The most beautiful experience we can have is the mysterious. It is the fundamental emotion that stands at the cradle of true art and true science.” – Albert Einstein, from “The World as I See It.”

There’s a collaborative exhibition focused on ocean sustainability that we’d urge you to see, and partly because it engages with the what Einstein calls the mysterious in a most beautiful way. It’s built around a subject that’s immensely close to many peoples’ hearts: our relationship with the natural world, and the creatures that inhabit it.

It’s called “Nothing Comes without its World”, and it’s curated by Dylan McGarry, in collaboration with the Two Oceans Aquarium Foundation. You’ll find it at Cloudigital Art, located at 74 Cardiff Street, The Old Foundry, from May 9.

The thinking underlying the exhibition can be summed up by a term coined by anthropologist and environmental philosopher Deborah Bird Rose: “shimmer”. In this context, “shimmer” refers to the connections between humans, animals and the environment – a dynamic interconnectedness that is characterised by unpredictability.

Though there are other beneficiaries, the exhibition’s primary goal is to raise funds for the Two Oceans Aquarium Foundation’s planned turtle hospital and environmental learning and research centre in Granger Bay. Turtles are amongst the oldest living things on earth, and have remained essentially unchanged through two major extinction-level events, and a number of smaller, localised extinction happenings. However, it is what humans are doing to the environment today – plastic pollution, climate change, industrial-scale harvesting of the oceans – that is challenging these special creatures as they’ve never before been challenged. Today, six of the world’s seven species of turtle are to some extent endangered. It’s in expanding current capacity to provide a sanctuary – to rescue, rehabilitate where possible, and set turtles free again – that the new Turtle Conservation Centre will fulfil a unique role along the African coast.

“Art washes away from the soul the dust of everyday life.”
― Pablo Picasso

Art allows us to escape our thinking mind and enables a quality of meaning-making that fosters empathetic relationships between us and our world – a way to rise above everyday pragmatism and see things in all their beautiful, demanding complexity. In a way, art opens up ways for us to think and feel differently, in the same way that music or dance can, or even going into grand buildings like cathedrals or museums.

The title of the exhibition comes from the Donna Haraway quote, nothing comes without its world, which references the ecological complexity in which all living things operate. Humanity’s activities have made the turtles’ world that much more complex. But also, one intriguing thread to the exhibition is built around turtles’ “homing instinct” in terms of where they hatched: no matter how far they travel, turtles tend to return “home”. In the case of loggerhead and leatherback turtles, home is often a stretch of coastline along norther KwaZulu Natal, and this area – in all its cultural, ecological, social, spiritual and political complexity – has a spotlight cast on it.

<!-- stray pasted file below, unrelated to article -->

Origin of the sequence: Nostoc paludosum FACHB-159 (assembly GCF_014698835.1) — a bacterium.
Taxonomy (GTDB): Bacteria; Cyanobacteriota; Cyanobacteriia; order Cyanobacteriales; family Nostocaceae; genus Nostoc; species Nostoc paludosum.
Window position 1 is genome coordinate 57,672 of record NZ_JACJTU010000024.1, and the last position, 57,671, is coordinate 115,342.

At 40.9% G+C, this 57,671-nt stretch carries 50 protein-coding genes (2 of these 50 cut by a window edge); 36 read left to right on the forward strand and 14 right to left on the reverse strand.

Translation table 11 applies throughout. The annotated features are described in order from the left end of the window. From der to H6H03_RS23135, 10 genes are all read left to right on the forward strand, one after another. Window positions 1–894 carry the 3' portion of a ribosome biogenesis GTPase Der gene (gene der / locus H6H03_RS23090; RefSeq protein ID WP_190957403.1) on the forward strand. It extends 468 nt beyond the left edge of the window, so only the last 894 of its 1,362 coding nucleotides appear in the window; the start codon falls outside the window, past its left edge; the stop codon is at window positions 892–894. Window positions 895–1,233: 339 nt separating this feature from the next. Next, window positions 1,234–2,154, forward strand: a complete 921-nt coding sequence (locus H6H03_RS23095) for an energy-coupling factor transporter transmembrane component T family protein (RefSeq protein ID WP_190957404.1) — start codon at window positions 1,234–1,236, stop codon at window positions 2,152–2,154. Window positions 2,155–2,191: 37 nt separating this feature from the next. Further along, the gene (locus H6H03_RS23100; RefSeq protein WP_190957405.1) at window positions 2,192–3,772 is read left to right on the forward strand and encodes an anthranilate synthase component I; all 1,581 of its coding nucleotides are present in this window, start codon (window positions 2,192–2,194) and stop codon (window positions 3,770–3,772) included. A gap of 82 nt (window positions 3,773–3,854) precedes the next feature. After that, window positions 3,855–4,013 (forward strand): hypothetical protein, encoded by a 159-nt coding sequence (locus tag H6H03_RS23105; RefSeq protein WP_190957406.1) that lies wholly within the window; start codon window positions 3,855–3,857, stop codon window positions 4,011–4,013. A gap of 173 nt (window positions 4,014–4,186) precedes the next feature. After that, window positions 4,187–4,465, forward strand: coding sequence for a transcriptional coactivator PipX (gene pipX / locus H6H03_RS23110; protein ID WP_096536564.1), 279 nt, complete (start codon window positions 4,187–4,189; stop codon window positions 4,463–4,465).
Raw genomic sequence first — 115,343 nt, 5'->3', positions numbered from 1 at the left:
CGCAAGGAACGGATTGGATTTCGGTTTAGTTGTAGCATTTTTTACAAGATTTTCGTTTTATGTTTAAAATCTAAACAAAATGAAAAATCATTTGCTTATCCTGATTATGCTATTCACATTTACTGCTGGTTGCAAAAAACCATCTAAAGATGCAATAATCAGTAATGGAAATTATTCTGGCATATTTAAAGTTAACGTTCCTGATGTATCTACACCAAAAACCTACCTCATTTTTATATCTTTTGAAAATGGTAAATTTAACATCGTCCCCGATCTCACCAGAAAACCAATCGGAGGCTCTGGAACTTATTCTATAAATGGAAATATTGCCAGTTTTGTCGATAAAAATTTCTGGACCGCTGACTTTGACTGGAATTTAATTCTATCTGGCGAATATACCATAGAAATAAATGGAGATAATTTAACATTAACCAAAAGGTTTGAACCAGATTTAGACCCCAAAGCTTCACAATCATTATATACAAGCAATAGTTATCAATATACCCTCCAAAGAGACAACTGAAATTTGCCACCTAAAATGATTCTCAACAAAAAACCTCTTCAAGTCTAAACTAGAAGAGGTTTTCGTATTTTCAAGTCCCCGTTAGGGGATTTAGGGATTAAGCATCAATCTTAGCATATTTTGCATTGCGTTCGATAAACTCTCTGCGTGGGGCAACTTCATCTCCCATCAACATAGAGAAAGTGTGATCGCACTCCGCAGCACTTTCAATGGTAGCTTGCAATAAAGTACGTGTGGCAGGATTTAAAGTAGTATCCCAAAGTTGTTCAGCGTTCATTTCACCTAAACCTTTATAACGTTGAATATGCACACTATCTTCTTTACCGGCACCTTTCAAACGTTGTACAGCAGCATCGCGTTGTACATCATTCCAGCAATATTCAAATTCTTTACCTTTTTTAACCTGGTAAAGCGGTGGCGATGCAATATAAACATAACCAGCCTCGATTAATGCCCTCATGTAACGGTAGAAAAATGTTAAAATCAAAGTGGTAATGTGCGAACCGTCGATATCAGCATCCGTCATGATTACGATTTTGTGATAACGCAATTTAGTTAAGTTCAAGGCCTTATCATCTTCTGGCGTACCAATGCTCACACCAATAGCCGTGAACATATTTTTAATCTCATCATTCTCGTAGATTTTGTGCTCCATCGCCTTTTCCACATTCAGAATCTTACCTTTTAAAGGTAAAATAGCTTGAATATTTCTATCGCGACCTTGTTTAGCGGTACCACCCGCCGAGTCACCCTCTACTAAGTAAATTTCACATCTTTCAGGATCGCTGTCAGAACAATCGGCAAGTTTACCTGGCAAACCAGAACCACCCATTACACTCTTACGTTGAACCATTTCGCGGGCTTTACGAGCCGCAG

To quote from the exhibition catalogue: “…As [hurt or stranded] turtles wash ashore, they are met with active and embodied care, compassionate marine wildlife rescuers give essential medical attention, love, radical hospitality and rehabilitation, nursing the turtles back to health. Their attentiveness and convivial warmth is exquisite to wit(h)ness, in a time where we face multi-species extension and a political ecological crisis. These acts of care are radical expressions of hope and love made visible. 

“Yet sometimes, understandably in their lament, when losing a sick turtle to plastic ingestion or human-related injury, a rescuer might cry out: ‘People are the problem!’ The reality is only some people are the problem, and much of the issues turtles are suffering from come from the 1% richest countries and communities. In reality, the efforts to save the turtles, and the climate is also a class struggle, visible and invisible. If we return to the wisdom of the turtles, in such a moment of crises and ecological grief, we realise that if turtles come with worlds, and if we are to care for them, we need to attend to the world they hatch in, the world they swim back to, their homeland. A place where ‘natal homing’ for Indigenous Zulu and Tsonga  people is not possible.”

There are therefore art pieces telling their story from Kosi Bay Carvers where the turtles come to lay their eggs, and from the Keiskamma Art Project, an area past which all hatchlings swim as they head out on their lifetime journey.

McGarry’s own work is part of the exhibition, along with that of Muzi Nomandla, Thania Peterson, Sujay Swami Sanan, Mbali Mtuli, Craig Foster, Tanya Poole, Robbie Rorich, Braam du Toit, and Traci Kwaai.

Please make the time to engage with this extraordinary view into a world we only partly understand.


There was a sneak preview of “Nothing Comes without its World” on 11 April 2024 on the occasion of the One Blue Heart Gala Dinner, where CloudDigital was a table sponsor. The dinner was arranged by the Two Oceans Aquarium Foundation, in collaboration with One&Only Cape Town; and the intention was to raise funds for the Turtle Conservation Centre. This blue carpet event celebrated our marine world and showcased zero-waste food, slow fashion, and mesmerising art. The other table sponsor to which we give our thanks, is FNB.

Turtles are the beneficiaries of One Blue Heart. The Turtle Conservation Centre at the Two Oceans Aquarium rescues, rehabilitates and releases turtles: to date, more than 1 000 turtles have been given a second chance and returned to the ocean after rehabilitation. One Blue Heart is committed to protecting and preserving their ancient legacy.

Artwork: Top. Dylan McGarry; below: Aaniyah Martin with The Mother Hydrorug,